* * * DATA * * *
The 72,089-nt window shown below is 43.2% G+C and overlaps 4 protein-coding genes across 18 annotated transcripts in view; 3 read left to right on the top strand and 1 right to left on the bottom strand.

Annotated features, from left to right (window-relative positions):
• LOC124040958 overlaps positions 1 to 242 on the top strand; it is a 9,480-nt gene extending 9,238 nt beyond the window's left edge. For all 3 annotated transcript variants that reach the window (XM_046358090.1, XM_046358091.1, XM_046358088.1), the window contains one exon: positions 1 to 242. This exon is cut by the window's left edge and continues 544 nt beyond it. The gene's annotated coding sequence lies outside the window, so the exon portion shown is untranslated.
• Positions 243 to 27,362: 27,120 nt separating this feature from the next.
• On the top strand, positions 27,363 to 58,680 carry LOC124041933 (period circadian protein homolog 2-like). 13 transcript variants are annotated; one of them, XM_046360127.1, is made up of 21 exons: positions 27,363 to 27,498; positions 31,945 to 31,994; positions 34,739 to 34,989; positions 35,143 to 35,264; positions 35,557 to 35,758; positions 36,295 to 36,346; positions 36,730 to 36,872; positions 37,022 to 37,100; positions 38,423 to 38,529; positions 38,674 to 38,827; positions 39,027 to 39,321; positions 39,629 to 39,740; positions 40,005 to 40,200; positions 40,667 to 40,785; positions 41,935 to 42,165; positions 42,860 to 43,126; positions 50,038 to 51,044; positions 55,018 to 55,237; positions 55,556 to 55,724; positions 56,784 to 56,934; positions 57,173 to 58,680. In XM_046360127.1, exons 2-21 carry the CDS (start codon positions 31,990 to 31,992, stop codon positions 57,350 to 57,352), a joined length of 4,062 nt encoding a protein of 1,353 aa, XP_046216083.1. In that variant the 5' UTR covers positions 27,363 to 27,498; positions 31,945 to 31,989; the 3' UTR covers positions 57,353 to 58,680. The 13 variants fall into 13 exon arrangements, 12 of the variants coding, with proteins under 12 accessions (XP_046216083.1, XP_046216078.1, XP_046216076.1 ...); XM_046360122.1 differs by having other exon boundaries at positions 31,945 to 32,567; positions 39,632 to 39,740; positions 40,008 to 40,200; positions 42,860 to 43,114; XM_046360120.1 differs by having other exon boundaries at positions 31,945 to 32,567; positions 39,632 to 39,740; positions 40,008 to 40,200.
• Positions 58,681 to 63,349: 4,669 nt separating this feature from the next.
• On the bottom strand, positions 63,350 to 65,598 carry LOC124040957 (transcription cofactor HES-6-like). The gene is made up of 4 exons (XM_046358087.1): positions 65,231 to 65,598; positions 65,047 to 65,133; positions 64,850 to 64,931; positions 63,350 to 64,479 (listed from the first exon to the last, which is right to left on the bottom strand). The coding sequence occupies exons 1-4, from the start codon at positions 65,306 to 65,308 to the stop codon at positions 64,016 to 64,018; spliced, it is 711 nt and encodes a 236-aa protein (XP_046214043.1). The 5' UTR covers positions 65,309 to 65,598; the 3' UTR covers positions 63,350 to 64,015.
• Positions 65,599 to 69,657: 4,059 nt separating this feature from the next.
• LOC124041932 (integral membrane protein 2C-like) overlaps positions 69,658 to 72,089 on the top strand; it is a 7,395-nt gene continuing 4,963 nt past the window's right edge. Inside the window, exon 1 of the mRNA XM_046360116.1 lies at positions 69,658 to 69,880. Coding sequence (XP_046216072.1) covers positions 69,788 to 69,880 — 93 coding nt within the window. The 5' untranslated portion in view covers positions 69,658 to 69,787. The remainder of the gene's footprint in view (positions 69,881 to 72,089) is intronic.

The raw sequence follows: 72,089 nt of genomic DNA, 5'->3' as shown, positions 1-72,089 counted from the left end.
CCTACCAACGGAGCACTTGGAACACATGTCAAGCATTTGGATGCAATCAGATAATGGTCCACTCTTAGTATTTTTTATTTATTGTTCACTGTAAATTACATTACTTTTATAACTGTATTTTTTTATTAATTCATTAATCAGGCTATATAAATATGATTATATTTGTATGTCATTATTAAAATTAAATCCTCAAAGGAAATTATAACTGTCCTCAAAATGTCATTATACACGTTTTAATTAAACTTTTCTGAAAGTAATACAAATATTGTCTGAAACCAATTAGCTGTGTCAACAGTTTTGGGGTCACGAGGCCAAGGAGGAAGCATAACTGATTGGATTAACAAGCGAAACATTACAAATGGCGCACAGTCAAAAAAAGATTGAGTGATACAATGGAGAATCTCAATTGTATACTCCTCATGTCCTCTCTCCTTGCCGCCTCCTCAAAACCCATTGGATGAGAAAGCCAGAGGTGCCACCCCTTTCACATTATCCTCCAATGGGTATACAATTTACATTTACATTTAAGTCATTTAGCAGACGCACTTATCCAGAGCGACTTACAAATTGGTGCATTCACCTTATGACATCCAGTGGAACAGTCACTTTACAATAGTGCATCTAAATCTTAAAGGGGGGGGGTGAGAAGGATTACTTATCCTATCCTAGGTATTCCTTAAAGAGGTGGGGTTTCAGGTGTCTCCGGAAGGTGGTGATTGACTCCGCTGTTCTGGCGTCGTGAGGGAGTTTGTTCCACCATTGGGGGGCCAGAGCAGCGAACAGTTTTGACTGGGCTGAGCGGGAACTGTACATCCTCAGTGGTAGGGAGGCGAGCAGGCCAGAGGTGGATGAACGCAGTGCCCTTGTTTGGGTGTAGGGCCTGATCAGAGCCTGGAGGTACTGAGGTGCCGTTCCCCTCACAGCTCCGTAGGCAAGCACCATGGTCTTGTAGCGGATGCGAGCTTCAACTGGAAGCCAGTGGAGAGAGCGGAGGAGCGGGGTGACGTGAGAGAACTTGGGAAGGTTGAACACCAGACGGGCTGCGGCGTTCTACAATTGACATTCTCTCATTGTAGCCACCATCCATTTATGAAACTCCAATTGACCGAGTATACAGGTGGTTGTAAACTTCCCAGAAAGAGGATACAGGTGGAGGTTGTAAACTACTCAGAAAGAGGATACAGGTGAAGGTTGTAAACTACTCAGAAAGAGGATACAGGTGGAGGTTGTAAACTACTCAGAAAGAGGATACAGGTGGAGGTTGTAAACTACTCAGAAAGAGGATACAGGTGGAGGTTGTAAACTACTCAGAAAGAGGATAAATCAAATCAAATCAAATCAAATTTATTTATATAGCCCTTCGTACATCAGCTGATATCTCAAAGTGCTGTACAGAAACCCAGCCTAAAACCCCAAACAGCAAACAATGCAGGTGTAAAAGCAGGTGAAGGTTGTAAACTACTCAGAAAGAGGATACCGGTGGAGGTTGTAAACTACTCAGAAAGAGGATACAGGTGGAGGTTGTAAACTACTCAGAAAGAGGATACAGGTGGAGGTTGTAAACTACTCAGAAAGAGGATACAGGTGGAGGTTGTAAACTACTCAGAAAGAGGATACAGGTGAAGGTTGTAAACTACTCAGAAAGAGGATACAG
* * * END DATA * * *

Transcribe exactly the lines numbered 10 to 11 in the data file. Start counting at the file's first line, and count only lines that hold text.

The raw sequence follows: 72,089 nt of genomic DNA, 5'->3' as shown, positions 1-72,089 counted from the left end.
CCTACCAACGGAGCACTTGGAACACATGTCAAGCATTTGGATGCAATCAGATAATGGTCCACTCTTAGTATTTTTTATTTATTGTTCACTGTAAATTACATTACTTTTATAACTGTATTTTTTTATTAATTCATTAATCAGGCTATATAAATATGATTATATTTGTATGTCATTATTAAAATTAAATCCTCAAAGGAAATTATAACTGTCCTCAAAATGTCATTATACACGTTTTAATTAAACTTTTCTGAAAGTAATACAAATATTGTCTGAAACCAATTAGCTGTGTCAACAGTTTTGGGGTCACGAGGCCAAGGAGGAAGCATAACTGATTGGATTAACAAGCGAAACATTACAAATGGCGCACAGTCAAAAAAAGATTGAGTGATACAATGGAGAATCTCAATTGTATACTCCTCATGTCCTCTCTCCTTGCCGCCTCCTCAAAACCCATTGGATGAGAAAGCCAGAGGTGCCACCCCTTTCACATTATCCTCCAATGGGTATACAATTTACATTTACATTTAAGTCATTTAGCAGACGCACTTATCCAGAGCGACTTACAAATTGGTGCATTCACCTTATGACATCCAGTGGAACAGTCACTTTACAATAGTGCATCTAAATCTTAAAGGGGGGGGGTGAGAAGGATTACTTATCCTATCCTAGGTATTCCTTAAAGAGGTGGGGTTTCAGGTGTCTCCGGAAGGTGGTGATTGACTCCGCTGTTCTGGCGTCGTGAGGGAGTTTGTTCCACCATTGGGGGGCCAGAGCAGCGAACAGTTTTGACTGGGCTGAGCGGGAACTGTACATCCTCAGTGGTAGGGAGGCGAGCAGGCCAGAGGTGGATGAACGCAGTGCCCTTGTTTGGGTGTAGGGCCTGATCAGAGCCTGGAGGTACTGAGGTGCCGTTCCCCTCACAGCTCCGTAGGCAAGCACCATGGTCTTGTAGCGGATGCGAGCTTCAACTGGAAGCCAGTGGAGAGAGCGGAGGAGCGGGGTGACGTGAGAGAACTTGGGAAGGTTGAACACCAGACGGGCTGCGGCGTTCTACAATTGACATTCTCTCATTGTAGCCACCATCCATTTATGAAACTCCAATTGACCGAGTATACAGGTGGTTGTAAACTTCCCAGAAAGAGGATACAGGTGGAGGTTGTAAACTACTCAGAAAGAGGATACAGGTGAAGGTTGTAAACTACTCAGAAAGAGGATACAGGTGGAGGTTGTAAACTACTCAGAAAGAGGATACAGGTGGAGGTTGTAAACTACTCAGAAAGAGGATACAGGTGGAGGTTGTAAACTACTCAGAAAGAGGATAAATCAAATCAAATCAAATCAAATTTATTTATATAGCCCTTCGTACATCAGCTGATATCTCAAAGTGCTGTACAGAAACCCAGCCTAAAACCCCAAACAGCAAACAATGCAGGTGTAAAAGCAGGTGAAGGTTGTAAACTACTCAGAAAGAGGATACCGGTGGAGGTTGTAAACTACTCAGAAAGAGGATACAGGTGGAGGTTGTAAACTACTCAGAAAGAGGATACAGGTGGAGGTTGTAAACTACTCAGAAAGAGGATACAGGTGGAGGTTGTAAACTACTCAGAAAGAGGATACAGGTGAAGGTTGTAAACTACTCAGAAAGAGGATACAG